By Amit Khanal, Solutions Architect at Cloudinary
Over the last decade, the number of photos our society has taken and stored is absolutely mind-blowing. Estimates suggest that more than 1 trillion photos were taken in 2018.
The shift to digital photography, combined with the availability of smartphone cameras, has made it easy for photographers of all skill levels to take and upload an enormous amount of content every year.
These massive image collections can be difficult to manage and organize, let alone a brand that’s trying to manage and deliver tens of thousands to even millions of images on a monthly basis.
Consider a large business that wants to automatically connect each employee’s headshot to their profile. An ideal solution offers businesses the ability to identify people’s faces in pictures and automatically tag those photos with names.
The solution would also give users the ability to search for people by name, and further enhancements could include the creation of albums and face recognition for security purposes.
Our solution learns people’s faces from photos uploaded to a “training” folder in Cloudinary. In many cases, a single photo of someone is enough for Amazon Rekognition to learn and then, later on, identify and tag that person. This works in most photograph scenes and even pictures with many other people in them.
The complete code of the Cloudinary face recognition app is on GitHub. Your feedback, suggestions for enhancements, or pull requests are always welcome. It’s important to note that indexing and labeling faces is a private process for your organization. Each image’s index data is stored in your Amazon Web Services (AWS) account only.
Get to Know Cloudinary
Cloudinary is a cloud-based, media full-stack platform for the world’s top brands. Developers and marketers use Cloudinary for managing rich media, including images and videos, and to deliver an optimal end-user experience.
Among Cloudinary’s many automated capabilities are on-the-fly manipulations, optimizations, and responsive delivery of visual media across devices.
Understanding the Solution
The solution described in this post leverages the following services for auto-tagging images:
- Cloudinary: For uploading, tagging, and managing images.
- Amazon Rekognition: For indexing facial images and searching them for facial matches.
- AWS Lambda: For calling Amazon Rekognition APIs for indexing and searching.
- Amazon API Gateway: For exposing the Lambda function through an API, which Cloudinary then registers as a web hook.
Two workflows are involved in this solution:
Creation of a training collection: This flow takes images uploaded to a Cloudinary “training” folder and invokes Amazon Rekognition, which indexes the faces and stores them in a private collection in your AWS account. This is a private collection stored on your AWS account only.
Figure 1 – Indexing flow.
Search of images in the trained collection: This flow takes new images uploaded to Cloudinary, invokes Amazon Rekognition, and finds faces in those images that match the indexed faces from the trained collection.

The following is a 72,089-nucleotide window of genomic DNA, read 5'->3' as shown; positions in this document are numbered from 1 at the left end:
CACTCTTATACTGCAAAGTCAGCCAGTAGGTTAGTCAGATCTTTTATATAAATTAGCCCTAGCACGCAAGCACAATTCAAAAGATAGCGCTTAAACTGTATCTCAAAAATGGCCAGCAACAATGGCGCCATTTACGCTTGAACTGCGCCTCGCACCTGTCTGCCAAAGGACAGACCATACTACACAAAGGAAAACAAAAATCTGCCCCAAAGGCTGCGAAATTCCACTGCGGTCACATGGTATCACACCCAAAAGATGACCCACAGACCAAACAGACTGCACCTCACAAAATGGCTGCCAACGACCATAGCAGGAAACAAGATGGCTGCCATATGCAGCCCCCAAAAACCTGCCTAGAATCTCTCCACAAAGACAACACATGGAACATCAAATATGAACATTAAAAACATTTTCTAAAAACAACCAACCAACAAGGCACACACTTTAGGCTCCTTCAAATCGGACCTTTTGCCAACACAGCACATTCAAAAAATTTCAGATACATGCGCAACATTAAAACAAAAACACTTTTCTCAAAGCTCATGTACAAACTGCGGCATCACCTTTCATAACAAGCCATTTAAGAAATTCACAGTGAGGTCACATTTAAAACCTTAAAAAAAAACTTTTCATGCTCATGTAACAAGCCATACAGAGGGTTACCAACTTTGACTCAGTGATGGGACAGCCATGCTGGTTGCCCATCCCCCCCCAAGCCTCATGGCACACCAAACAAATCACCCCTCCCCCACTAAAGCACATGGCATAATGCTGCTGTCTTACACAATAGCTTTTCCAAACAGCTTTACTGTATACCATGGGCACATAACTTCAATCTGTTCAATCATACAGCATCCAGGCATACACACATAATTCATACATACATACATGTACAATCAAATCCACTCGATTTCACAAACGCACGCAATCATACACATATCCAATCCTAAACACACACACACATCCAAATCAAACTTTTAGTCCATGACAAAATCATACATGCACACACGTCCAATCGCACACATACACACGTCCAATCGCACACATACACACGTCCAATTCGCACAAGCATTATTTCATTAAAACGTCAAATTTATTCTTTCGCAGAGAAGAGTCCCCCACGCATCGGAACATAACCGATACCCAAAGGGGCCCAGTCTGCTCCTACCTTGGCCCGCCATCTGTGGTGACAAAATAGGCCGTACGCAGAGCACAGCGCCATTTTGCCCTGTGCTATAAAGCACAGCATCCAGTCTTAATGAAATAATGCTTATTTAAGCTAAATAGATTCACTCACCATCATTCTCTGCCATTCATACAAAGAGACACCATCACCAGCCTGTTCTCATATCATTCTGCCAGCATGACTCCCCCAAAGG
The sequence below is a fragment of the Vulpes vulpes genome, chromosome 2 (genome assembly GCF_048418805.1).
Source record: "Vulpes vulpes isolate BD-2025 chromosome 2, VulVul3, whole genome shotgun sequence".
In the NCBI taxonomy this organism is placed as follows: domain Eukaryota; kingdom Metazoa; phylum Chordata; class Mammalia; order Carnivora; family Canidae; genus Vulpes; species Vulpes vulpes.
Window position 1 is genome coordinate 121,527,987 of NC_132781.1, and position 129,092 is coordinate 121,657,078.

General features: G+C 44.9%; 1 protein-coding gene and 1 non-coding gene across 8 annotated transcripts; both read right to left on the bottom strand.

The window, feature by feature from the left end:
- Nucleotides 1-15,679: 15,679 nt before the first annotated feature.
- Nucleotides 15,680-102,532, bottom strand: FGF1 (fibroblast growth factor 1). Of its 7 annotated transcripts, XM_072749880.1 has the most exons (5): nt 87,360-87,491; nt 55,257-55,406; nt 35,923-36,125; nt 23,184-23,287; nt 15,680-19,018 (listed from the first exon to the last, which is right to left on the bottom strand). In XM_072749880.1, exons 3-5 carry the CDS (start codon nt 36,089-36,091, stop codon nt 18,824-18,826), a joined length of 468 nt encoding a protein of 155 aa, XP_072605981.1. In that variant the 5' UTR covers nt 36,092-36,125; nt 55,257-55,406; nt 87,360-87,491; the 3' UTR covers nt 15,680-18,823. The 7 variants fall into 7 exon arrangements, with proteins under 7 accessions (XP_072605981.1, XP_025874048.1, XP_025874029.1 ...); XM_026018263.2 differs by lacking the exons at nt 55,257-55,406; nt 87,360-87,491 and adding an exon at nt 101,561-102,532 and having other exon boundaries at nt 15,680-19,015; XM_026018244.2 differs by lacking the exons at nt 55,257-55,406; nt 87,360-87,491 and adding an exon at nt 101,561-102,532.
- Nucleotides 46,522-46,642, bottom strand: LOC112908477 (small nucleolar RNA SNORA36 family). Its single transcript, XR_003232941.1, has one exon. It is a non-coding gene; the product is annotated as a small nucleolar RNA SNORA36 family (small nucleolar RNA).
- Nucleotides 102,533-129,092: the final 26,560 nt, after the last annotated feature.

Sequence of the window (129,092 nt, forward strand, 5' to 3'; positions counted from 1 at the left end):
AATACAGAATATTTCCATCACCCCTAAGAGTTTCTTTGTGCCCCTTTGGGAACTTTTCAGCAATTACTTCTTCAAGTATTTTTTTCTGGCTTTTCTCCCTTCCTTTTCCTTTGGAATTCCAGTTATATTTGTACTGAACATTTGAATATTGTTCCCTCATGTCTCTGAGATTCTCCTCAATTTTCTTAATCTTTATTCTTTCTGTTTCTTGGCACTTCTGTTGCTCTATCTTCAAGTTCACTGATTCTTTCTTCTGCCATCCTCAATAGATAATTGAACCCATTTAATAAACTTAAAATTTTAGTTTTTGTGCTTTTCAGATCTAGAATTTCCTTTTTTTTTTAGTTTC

Figure 2 – Search flow.
Building the Solution
Step 1: Configuring AWS Lambda
You must deploy the app as an AWS Lambda function following these steps:
- Clone the project from GitHub and deploy the project on your AWS environment as a Lambda function.
- Ensure that Execution Role on the Lambda function has the ‘AmazonRekognitionFullAccess’ policy attached.
The Lambda function requires the following environment variables:
- CLOUDINARY_URL: The URL that’s required for making API calls to Cloudinary. To look up that URL, log into the Cloudinary console for the value.
- trainingFolder: The name of the Cloudinary folder (e.g. training) where you will upload the single-faced images from which Amazon Rekognition will learn to associate the name you provide with the corresponding face.
- faceRecognitionFolder: The name of the Cloudinary folder (e.g. assets) where you will upload all of the images you want this solution to tag with recognized names.
- rekognitionCollection: The name of the collection in Amazon Rekognition (e.g. cld-rekog) which contains the indexed faces to be used for face searches.
- confidenceThreshold: The minimum confidence-score of face matches (e.g. 80). The app considers a match successful if the score returned by Amazon Rekognition is at or higher than this level.
- faceLabelTagPrefix: The prefix that precedes the names of the tagged images in the “training” folder. The tagging syntax is `faceLabelTagPrefix:< Name>`.
- transformationParams: The parameters that specify the transformations to apply when requesting images from Cloudinary for indexing or searching. Because original-sized images are not required, I recommend you apply, at a minimum, `q_auto` to reduce the image size and save bandwidth.
Figure 3 – AWS Lambda environment variables.
Step 2: Configuring Amazon API Gateway
Cloudinary integrates with Amazon Rekognition through Amazon API Gateway. To get started, go to the Amazon API Gateway console and import the Swagger file from Github, and then set up your API by following the documentation.
Next, associate the Lambda function created in Step 1 with your API, as shown below.